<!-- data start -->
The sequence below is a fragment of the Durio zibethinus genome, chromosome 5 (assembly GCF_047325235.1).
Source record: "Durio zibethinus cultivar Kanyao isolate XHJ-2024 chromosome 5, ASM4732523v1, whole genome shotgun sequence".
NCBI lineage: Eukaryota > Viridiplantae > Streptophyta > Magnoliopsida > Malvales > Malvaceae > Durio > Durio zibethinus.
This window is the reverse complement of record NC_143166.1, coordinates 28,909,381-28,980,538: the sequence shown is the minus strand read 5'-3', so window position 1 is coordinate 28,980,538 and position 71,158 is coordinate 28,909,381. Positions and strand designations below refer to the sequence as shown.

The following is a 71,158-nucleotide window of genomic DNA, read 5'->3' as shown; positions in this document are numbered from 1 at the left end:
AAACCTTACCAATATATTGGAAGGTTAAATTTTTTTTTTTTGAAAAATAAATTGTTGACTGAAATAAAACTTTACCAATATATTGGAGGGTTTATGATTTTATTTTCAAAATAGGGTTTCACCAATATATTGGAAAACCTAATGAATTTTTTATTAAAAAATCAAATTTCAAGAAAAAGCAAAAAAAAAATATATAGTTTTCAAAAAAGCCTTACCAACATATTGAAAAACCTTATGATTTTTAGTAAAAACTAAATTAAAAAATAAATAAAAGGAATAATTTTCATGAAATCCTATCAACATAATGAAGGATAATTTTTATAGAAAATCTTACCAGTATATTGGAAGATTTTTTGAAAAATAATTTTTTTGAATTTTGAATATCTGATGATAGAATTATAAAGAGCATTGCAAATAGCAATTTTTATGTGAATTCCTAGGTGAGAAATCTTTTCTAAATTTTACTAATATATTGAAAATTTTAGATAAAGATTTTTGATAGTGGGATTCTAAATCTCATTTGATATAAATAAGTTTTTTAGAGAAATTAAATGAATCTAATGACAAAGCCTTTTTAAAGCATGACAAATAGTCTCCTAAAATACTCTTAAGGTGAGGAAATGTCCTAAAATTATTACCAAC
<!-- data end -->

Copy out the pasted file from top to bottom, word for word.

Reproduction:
The sequence below is a fragment of the Durio zibethinus genome, chromosome 5 (assembly GCF_047325235.1).
Source record: "Durio zibethinus cultivar Kanyao isolate XHJ-2024 chromosome 5, ASM4732523v1, whole genome shotgun sequence".
NCBI lineage: Eukaryota > Viridiplantae > Streptophyta > Magnoliopsida > Malvales > Malvaceae > Durio > Durio zibethinus.
This window is the reverse complement of record NC_143166.1, coordinates 28,909,381-28,980,538: the sequence shown is the minus strand read 5'-3', so window position 1 is coordinate 28,980,538 and position 71,158 is coordinate 28,909,381. Positions and strand designations below refer to the sequence as shown.

The following is a 71,158-nucleotide window of genomic DNA, read 5'->3' as shown; positions in this document are numbered from 1 at the left end:
AAACCTTACCAATATATTGGAAGGTTAAATTTTTTTTTTTTGAAAAATAAATTGTTGACTGAAATAAAACTTTACCAATATATTGGAGGGTTTATGATTTTATTTTCAAAATAGGGTTTCACCAATATATTGGAAAACCTAATGAATTTTTTATTAAAAAATCAAATTTCAAGAAAAAGCAAAAAAAAAATATATAGTTTTCAAAAAAGCCTTACCAACATATTGAAAAACCTTATGATTTTTAGTAAAAACTAAATTAAAAAATAAATAAAAGGAATAATTTTCATGAAATCCTATCAACATAATGAAGGATAATTTTTATAGAAAATCTTACCAGTATATTGGAAGATTTTTTGAAAAATAATTTTTTTGAATTTTGAATATCTGATGATAGAATTATAAAGAGCATTGCAAATAGCAATTTTTATGTGAATTCCTAGGTGAGAAATCTTTTCTAAATTTTACTAATATATTGAAAATTTTAGATAAAGATTTTTGATAGTGGGATTCTAAATCTCATTTGATATAAATAAGTTTTTTAGAGAAATTAAATGAATCTAATGACAAAGCCTTTTTAAAGCATGACAAATAGTCTCCTAAAATACTCTTAAGGTGAGGAAATGTCCTAAAATTATTACCAAC